Death: What was Denise Coffey’s cause of death, and who was she? As the “comedian and actor” passes away, tributes pour in
Denise Coffey, who died at the age of 85, was one of the few genuine clowns in theatre and television. She was a crucial television presence in British comedy during its most formative postwar time and seeing her on stage, always puckish and wonderful, was like investing in two or three hours of spiritual tonic.
She was a key member of the vivacious Young Vic company, which was founded in 1970 under the auspices of the National Theatre at the Old Vic to present classics and new plays to a younger audience. She had already performed in a number of classical and low-life roles at Bernard Miles’ Mermaid theatre in Puddle Dock throughout the 1960s.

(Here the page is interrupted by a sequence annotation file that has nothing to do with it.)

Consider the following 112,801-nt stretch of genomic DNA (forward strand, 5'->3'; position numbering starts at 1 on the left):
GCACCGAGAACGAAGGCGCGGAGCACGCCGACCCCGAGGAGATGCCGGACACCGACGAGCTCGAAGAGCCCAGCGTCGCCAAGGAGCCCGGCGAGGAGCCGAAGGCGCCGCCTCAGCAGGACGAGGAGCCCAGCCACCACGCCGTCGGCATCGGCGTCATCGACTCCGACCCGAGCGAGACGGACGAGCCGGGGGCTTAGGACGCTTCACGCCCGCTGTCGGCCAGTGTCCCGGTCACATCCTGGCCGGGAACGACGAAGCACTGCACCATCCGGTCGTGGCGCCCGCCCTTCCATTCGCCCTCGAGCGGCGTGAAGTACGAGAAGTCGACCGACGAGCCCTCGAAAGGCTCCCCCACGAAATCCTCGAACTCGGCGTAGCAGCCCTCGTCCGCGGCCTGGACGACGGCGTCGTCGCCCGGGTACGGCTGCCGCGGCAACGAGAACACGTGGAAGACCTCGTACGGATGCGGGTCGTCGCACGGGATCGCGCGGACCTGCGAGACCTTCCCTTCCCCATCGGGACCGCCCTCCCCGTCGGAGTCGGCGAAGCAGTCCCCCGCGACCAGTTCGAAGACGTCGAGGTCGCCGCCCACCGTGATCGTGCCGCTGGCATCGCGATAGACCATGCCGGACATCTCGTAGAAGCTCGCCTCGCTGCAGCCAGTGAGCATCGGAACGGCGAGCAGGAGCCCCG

She made her stage debut at the Young Vic, directed by Frank Dunlop, with several film credits and a prominent profile in surreal television comedy, most notably in ITV’s Do Not Adjust Your Set (1967-69), which was influenced by the Goons’ radio humor and foreshadowed Monty Python.
In a company of university wits – Michael Palin, Terry Jones, Eric Idle, the producer Humphrey Barclay – she and David Jason constituted the “legit showbiz” aspect, with musical incursions from Vivian Stanshall’s wild Bonzo Dog Doo-Dah Band.